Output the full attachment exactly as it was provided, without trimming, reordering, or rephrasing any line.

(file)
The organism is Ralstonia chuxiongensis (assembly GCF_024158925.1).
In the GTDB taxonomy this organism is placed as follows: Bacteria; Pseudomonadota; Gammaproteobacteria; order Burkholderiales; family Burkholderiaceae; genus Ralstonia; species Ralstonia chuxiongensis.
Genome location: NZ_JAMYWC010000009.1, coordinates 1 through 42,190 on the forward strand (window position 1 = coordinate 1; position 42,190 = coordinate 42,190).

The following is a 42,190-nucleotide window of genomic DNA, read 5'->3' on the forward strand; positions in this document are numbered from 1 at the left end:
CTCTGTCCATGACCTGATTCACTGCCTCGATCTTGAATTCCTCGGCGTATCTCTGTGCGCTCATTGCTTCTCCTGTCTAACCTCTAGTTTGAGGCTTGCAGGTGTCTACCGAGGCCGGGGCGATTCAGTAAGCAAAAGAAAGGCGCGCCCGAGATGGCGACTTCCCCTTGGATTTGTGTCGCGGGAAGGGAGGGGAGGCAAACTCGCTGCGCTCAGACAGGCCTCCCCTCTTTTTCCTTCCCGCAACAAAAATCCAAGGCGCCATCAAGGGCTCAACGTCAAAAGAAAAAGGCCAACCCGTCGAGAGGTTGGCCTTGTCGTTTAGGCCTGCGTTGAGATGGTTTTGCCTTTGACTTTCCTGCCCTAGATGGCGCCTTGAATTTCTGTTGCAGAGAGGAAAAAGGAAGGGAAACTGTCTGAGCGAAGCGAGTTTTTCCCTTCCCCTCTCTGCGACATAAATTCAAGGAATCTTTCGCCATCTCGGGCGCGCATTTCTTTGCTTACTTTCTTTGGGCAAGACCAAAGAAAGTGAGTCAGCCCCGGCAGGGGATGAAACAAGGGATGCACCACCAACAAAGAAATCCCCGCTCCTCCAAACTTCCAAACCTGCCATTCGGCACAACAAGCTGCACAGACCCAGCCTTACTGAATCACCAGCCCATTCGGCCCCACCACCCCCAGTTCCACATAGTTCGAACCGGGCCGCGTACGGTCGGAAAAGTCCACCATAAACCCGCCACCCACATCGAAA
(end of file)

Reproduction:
The organism is Ralstonia chuxiongensis (assembly GCF_024158925.1).
In the GTDB taxonomy this organism is placed as follows: Bacteria; Pseudomonadota; Gammaproteobacteria; order Burkholderiales; family Burkholderiaceae; genus Ralstonia; species Ralstonia chuxiongensis.
Genome location: NZ_JAMYWC010000009.1, coordinates 1 through 42,190 on the forward strand (window position 1 = coordinate 1; position 42,190 = coordinate 42,190).

The following is a 42,190-nucleotide window of genomic DNA, read 5'->3' on the forward strand; positions in this document are numbered from 1 at the left end:
CTCTGTCCATGACCTGATTCACTGCCTCGATCTTGAATTCCTCGGCGTATCTCTGTGCGCTCATTGCTTCTCCTGTCTAACCTCTAGTTTGAGGCTTGCAGGTGTCTACCGAGGCCGGGGCGATTCAGTAAGCAAAAGAAAGGCGCGCCCGAGATGGCGACTTCCCCTTGGATTTGTGTCGCGGGAAGGGAGGGGAGGCAAACTCGCTGCGCTCAGACAGGCCTCCCCTCTTTTTCCTTCCCGCAACAAAAATCCAAGGCGCCATCAAGGGCTCAACGTCAAAAGAAAAAGGCCAACCCGTCGAGAGGTTGGCCTTGTCGTTTAGGCCTGCGTTGAGATGGTTTTGCCTTTGACTTTCCTGCCCTAGATGGCGCCTTGAATTTCTGTTGCAGAGAGGAAAAAGGAAGGGAAACTGTCTGAGCGAAGCGAGTTTTTCCCTTCCCCTCTCTGCGACATAAATTCAAGGAATCTTTCGCCATCTCGGGCGCGCATTTCTTTGCTTACTTTCTTTGGGCAAGACCAAAGAAAGTGAGTCAGCCCCGGCAGGGGATGAAACAAGGGATGCACCACCAACAAAGAAATCCCCGCTCCTCCAAACTTCCAAACCTGCCATTCGGCACAACAAGCTGCACAGACCCAGCCTTACTGAATCACCAGCCCATTCGGCCCCACCACCCCCAGTTCCACATAGTTCGAACCGGGCCGCGTACGGTCGGAAAAGTCCACCATAAACCCGCCACCCACATCGAAA